Plywood will not last long exposed to the elements. While the plywood sheathing will be protected by the siding, leaks will still occur unannounced to us which will rot out the plywood sheathing. To protect the plywood, tar paper is placed around the tiny house!
Since I'm working alone, tar paper was installed in smaller (more manageable) pieces. I started at the bottom and worked my way up to the roof. The bottom of the next row overlaps the top of the lower row to provide a shingle effect, effectively keeping the water from entering the tiny house sheathing plywood.
I wrapped the tar paper around the corner. When I wrap the sides of the house, those sheets will overlay these sheets. It is important to work on one wall at a time, covering it from bottom to roof with overlapping layers.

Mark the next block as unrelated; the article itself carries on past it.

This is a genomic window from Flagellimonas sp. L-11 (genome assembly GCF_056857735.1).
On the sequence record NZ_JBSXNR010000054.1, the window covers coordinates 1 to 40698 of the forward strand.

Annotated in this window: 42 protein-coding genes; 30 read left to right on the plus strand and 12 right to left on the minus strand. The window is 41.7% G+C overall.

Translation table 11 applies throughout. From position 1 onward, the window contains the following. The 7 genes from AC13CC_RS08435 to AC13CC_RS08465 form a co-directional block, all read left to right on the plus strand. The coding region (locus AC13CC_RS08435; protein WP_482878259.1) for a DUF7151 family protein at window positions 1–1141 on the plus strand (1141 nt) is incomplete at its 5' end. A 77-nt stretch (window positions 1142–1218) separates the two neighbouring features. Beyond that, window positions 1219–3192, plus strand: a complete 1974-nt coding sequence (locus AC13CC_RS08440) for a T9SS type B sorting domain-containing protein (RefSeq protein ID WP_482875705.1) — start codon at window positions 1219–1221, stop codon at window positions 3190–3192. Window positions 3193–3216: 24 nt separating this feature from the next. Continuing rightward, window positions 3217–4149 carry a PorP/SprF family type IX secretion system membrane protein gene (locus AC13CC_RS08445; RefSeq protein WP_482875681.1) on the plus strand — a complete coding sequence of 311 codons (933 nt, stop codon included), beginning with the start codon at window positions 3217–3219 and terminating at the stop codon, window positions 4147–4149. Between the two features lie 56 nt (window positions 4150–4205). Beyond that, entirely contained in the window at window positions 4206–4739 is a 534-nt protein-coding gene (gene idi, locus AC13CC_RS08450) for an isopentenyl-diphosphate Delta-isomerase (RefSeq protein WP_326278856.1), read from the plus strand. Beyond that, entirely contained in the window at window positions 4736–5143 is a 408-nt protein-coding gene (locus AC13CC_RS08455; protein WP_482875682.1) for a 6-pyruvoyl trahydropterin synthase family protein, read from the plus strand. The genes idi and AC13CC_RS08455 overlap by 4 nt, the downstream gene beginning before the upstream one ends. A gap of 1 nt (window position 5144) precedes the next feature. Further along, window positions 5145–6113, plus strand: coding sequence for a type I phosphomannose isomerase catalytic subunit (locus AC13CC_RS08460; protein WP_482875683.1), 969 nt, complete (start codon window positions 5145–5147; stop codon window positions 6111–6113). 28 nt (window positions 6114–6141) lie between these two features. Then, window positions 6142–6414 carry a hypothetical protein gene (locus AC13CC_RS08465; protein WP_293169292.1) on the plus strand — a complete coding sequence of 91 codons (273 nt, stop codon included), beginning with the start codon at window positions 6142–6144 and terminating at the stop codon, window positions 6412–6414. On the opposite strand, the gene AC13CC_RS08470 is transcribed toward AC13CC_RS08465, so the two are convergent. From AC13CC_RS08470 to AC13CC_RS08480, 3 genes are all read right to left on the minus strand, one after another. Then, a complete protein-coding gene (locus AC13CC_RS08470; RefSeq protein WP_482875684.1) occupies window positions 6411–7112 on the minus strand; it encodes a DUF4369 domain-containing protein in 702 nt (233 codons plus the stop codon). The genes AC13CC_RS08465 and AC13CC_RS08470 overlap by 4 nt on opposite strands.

Battens were cut and screwed to the the outside, tacking down and supporting the tar paper. If battens were not used, the tar paper would probably rip off the nails that hold it and blow away in the wind. Battens help hold everything in place and keep the tar paper installed on the tiny house until the siding is ready to go on.
The windows are left covered at this time as the tar paper will keep out any water that might come in. After everything is wrapped, the windows will be cut out in the tar paper and the glass windows installed. Until then, the holes will be protected from rain as construction progresses.